By the time the rains had failed yet again in October 2019, more than 100 elephants had already succumbed to the southern drought in Zimbabwe alone. One of the harshest dry periods experienced in the region in the last four decades, the extended drought disappeared water sources across shrinking grazing areas. Wildlife mortalities continued to rise in Zimbabwe’s iconic protected areas, most notably in Hwange and Mana Pools National Parks.
“Every day is Earth Day,” says Derrick Mugisha. An environmental scientist and active member of youth-led biodiversity protection groups, he is leading the 50th-anniversary celebration of Earth Day in Uganda.
What do millennials want? How can we run institutions that millennials actually want to work in? Why are millennials killing industries and traditions? Is avocado on toast really the defining millennial cuisine that we have been led to believe it is?
“Do you have a favorite animal?” I ask Jealous Alafai, a 52-year-old Zimbabwean fisherman along the Zambezi River.
He chuckles and says, “Of course I do!”
“The elephant, because it is my totem.”
“What do you mean?”
“In our culture, we don’t eat our totem animals. In fact, we respect them.”
AWF protects nearly 40 % of Africa's elephants. Support our programs to stop elephant poaching and ivory trafficking.
Critically endangered black rhino lost an estimated 97.6% of its population since 1960 with numbers bottoming out at 2,410 in 1995. When you support African Wildlife Foundation, you aid in the conservation and growth of endangered species like the rhino.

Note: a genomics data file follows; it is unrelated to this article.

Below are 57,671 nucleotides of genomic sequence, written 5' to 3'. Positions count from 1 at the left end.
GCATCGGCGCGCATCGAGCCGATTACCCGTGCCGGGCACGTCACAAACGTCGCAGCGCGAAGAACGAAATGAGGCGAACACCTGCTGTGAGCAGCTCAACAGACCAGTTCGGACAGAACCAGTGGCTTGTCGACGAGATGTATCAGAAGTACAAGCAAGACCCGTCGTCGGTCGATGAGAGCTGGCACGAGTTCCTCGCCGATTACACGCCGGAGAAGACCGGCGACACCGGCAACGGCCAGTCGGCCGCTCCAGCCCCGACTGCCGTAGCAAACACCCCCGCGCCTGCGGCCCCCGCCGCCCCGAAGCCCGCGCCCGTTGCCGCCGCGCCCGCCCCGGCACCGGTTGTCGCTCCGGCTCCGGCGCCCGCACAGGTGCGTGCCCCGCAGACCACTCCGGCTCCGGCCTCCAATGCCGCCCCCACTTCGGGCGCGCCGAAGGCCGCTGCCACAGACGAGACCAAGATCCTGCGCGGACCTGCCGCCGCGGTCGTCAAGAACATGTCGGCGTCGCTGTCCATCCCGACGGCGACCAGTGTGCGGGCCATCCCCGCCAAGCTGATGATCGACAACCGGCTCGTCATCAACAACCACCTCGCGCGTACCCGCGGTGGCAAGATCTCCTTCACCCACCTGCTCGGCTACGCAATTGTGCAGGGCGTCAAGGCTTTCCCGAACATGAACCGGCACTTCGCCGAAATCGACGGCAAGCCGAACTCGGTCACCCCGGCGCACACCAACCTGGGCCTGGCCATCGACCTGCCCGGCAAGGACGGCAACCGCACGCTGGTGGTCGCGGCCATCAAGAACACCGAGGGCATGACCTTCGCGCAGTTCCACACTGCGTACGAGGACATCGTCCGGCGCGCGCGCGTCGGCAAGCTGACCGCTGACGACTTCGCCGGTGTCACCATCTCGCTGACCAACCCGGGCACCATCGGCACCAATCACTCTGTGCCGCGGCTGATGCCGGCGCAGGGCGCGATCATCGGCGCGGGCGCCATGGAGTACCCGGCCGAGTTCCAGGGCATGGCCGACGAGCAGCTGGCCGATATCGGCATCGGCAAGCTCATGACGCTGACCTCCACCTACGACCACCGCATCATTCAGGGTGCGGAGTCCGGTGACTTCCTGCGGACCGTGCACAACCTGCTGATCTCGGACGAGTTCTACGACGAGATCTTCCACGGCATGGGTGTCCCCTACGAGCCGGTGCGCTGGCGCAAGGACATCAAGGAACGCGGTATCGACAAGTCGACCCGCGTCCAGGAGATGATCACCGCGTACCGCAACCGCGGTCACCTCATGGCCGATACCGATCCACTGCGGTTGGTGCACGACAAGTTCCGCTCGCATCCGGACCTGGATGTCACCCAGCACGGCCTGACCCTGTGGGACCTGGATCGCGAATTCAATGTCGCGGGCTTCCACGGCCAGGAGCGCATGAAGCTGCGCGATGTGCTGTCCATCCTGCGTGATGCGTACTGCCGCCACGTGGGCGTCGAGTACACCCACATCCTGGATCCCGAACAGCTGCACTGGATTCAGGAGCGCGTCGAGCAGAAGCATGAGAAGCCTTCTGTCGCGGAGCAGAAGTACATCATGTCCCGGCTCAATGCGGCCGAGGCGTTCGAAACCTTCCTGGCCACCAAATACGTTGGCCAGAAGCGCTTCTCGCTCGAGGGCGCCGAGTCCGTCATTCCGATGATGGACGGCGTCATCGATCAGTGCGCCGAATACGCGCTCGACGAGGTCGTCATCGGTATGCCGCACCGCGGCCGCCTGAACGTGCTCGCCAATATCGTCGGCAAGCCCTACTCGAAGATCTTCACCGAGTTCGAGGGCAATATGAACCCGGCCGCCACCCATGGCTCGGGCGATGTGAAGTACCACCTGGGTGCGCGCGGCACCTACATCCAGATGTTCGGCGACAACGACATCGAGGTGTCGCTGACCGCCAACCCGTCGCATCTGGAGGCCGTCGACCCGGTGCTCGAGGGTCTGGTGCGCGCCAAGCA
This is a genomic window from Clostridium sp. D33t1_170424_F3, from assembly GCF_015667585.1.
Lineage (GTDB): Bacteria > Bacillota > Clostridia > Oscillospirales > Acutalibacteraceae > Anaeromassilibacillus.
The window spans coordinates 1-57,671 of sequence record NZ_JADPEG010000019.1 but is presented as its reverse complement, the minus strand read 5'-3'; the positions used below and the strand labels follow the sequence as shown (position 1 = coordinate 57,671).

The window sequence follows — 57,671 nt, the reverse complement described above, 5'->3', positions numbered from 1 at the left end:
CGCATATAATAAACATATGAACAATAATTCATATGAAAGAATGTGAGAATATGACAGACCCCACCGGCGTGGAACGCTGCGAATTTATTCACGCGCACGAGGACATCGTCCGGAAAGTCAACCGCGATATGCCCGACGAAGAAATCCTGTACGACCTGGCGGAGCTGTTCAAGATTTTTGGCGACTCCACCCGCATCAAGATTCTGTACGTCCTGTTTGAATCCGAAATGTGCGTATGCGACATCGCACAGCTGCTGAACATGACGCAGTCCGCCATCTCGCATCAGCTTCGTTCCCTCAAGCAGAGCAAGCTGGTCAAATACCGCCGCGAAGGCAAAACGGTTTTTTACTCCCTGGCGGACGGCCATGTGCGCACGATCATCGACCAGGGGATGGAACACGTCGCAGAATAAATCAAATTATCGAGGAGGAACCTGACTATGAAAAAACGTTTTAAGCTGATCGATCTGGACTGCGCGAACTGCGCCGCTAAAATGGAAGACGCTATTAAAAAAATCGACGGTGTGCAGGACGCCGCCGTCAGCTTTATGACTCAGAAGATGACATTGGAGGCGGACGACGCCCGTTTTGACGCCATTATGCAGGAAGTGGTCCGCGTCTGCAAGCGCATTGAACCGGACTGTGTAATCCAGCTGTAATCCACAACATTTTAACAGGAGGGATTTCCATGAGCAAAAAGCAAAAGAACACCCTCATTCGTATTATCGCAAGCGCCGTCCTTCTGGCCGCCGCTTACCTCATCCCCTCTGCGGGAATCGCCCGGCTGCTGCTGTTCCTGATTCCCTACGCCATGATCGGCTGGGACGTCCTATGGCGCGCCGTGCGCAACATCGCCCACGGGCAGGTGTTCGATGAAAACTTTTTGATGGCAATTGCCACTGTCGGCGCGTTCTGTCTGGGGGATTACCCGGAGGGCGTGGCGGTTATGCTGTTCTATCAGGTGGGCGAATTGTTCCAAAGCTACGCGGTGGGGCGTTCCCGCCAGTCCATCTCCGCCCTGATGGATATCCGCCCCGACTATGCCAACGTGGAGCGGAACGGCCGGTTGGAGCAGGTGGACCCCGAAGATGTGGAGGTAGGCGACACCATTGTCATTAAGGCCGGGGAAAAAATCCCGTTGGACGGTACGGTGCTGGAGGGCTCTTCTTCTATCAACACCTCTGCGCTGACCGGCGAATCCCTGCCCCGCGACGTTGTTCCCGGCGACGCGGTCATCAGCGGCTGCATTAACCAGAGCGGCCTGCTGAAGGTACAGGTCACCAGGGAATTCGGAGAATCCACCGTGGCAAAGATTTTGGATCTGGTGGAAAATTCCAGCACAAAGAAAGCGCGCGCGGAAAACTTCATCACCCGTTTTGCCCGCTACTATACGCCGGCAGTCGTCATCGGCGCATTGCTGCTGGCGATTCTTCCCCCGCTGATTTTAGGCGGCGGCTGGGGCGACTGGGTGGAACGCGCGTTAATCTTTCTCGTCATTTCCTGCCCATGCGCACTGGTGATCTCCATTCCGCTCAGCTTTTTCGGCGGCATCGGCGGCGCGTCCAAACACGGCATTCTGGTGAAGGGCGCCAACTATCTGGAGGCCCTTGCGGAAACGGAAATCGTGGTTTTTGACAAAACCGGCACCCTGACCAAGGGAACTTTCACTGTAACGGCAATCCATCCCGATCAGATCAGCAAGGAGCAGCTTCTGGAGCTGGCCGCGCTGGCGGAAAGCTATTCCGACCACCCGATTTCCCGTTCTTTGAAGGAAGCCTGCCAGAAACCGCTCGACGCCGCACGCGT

In a 1900 census, the cheetah population was around 100,000. Today, less than 9,000 remain in Africa. With less prey and habitat—and pursued by hunters—the cheetah is at a high risk of extinction. With your help, AWF can continue providing incentives to locals to prevent hunting.
The African wild dog population numbers less than 5,000 individuals and continues to decline due to habitat fragmentation, human conflict, and widespread disease. Your support allows for wild dog scouts to monitor and protect this species.
A new report supported by African Wildlife Foundation and others details the valuable ecosystem services provided by "lionscapes," or landscapes in which lions thrive as apex predators.
Lionscapes offer a larger than average share of:
- direct benefits such as water and food security
- supporting services such as photosynthesis, soil formation, and nutrient cycling
- regulating services such as soil stability and carbon storage
- cultural value in the recreational, historical, aesthetic, and even spiritual realms
A national park too small to house African wildlife.
Chobe National Park in Northern Botswana is densely populated by wildlife and boasts a large elephant population. Unfortunately, the park itself cannot provide sufficient room for all of its animal residents to roam comfortably. As a result, animals often stray beyond the borders of the park, making them vulnerable to poaching.